Talking to several of those former players afterwards, it was clear that the common touch Harry Ross had has made an immense difference to the lives of some of them. It goes without saying that most men aren’t great at discussing their feelings or admitting they might be struggling. This must be a particularly difficult hurdle to overcome within the macho environs of top-flight football of any era. Harry Ross clearly realised this and managed to find a way to allow some of our Everton heroes to open up and seek help. It’s clear from talking to a few of them first-hand this afternoon, that, however he did so, he made a huge difference and will be missed.
We all filed out to the siren blasting and Z-Cars. I was pleased, as I always am at funerals, that there had been plenty of laughter throughout the service. Funerals should be a celebration of a life well lived, a gathering of that person’s nearest and dearest, plus in this case a much broader extended family including people like me who never knew the man personally but have been moved over the years by his work and inspired by his example. It is sad to lose such a pillar of the Everton community and the local community in L4 of which I am now part again after 38 years away.
My own Everton family has grown exponentially in the 10 months since I moved home. I have built on long-distance friendships which were established on social media, meeting up on matchdays with Twitter friends, networking furiously at Everton functions, involving myself in the Everton Heritage Society, volunteering with Everton in the Community, selling People’s Place scratchcards in the FanZone on matchdays (yes, that’s me!) and being voted onto the Everton Fans’ Forum by fellow Evertonians, something in which I take immense pride and am determined to repay in energy and endeavour over the remaining two and a half years of my term.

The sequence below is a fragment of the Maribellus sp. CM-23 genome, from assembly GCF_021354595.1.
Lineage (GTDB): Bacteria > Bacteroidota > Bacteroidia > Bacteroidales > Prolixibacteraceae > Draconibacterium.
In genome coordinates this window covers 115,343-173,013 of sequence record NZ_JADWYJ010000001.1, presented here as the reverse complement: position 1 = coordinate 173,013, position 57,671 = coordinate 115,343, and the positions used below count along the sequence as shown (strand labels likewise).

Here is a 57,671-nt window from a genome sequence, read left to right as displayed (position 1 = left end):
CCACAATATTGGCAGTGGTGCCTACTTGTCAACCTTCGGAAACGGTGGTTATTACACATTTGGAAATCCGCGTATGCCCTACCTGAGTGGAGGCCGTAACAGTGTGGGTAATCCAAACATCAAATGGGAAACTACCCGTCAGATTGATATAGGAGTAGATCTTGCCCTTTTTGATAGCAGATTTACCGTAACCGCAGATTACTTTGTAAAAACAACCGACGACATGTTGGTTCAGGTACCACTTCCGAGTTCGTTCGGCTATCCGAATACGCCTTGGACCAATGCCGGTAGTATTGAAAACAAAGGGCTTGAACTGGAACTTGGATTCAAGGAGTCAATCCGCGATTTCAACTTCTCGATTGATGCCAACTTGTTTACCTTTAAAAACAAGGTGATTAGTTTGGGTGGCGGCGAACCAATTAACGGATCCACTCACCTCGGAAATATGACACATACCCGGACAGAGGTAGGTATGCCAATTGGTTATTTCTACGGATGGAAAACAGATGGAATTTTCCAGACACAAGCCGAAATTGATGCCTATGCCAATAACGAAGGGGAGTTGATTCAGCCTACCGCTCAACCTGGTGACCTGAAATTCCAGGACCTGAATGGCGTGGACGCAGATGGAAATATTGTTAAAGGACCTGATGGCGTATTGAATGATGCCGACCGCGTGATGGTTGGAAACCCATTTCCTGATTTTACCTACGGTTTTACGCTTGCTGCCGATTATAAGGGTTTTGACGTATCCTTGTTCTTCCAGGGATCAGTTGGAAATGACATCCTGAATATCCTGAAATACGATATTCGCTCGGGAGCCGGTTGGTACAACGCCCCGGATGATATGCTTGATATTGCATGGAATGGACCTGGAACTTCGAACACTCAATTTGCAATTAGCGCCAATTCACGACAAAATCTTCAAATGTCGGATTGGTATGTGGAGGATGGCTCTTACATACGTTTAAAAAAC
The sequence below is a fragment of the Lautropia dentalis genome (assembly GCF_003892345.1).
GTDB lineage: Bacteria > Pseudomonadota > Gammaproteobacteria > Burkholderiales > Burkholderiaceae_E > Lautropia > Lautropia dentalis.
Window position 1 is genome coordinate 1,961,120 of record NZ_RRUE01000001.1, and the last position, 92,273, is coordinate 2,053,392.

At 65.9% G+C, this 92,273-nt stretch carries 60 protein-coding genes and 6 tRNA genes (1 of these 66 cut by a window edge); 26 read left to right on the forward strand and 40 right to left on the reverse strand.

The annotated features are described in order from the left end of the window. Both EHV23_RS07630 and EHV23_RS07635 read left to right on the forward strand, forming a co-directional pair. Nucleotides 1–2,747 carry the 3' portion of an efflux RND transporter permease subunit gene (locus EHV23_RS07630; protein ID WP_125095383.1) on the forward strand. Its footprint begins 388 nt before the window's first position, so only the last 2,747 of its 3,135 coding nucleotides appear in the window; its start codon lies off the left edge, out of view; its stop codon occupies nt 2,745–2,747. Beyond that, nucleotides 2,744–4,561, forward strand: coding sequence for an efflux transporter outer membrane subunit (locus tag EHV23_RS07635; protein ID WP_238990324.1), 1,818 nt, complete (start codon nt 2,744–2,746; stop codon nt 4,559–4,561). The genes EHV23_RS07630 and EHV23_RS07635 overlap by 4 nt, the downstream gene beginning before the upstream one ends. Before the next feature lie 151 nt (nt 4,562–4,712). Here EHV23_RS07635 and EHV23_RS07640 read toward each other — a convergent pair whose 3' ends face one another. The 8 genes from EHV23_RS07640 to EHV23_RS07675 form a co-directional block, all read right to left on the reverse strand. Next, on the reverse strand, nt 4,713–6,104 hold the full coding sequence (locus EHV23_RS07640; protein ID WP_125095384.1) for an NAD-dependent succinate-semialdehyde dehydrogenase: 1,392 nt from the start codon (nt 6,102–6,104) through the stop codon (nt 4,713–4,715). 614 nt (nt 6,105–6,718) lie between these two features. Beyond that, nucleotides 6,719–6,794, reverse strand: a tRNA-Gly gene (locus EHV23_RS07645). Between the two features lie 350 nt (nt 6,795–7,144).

My Evertonian friends old and new will never understand quite how much they have helped me through this period in my life, helped me find myself again and make the best of my decision to relocate 325 miles away from my daughter and start all over again as I approach 40 years of age.
Every one of you has made a difference. Thank you all for that. Life really is beginning now; I can feel it.
I think we can all learn something from the likes of Harry Ross. We can all strive to better ourselves, to help our neighbour and to be good role models. I have lived most of my life no closer than 100 miles to Goodison Park, yet I’ve immersed myself from a distance in everything I possibly can in relation to our club. I now live within 200 yards of the stadium (although I’m moving shortly, only ‘round the corner!).
Between the little house I have been renting, Goodison, St. Luke's and the Everton in the Community campus on Spellow Lane - and in spite of all the bluster of County Road, the odd siren or noisy neighbour - I have found a comfort and an inner peace which has been missing for my entire adult life.
I’ll continue to pop into St. Luke’s for Sunday service when I can, I’ve been a few times since I arrived. In my own small way, I’m reconnecting gently with the Christian faith I learned about in Sunday School as a child. I am devoted to making a positive difference here in L4, alongside or as part of the Goodison Legacy project in some form. I am proud of this place; it is a part of me and I am a part of it. I even have done the family history research to prove it. If you know...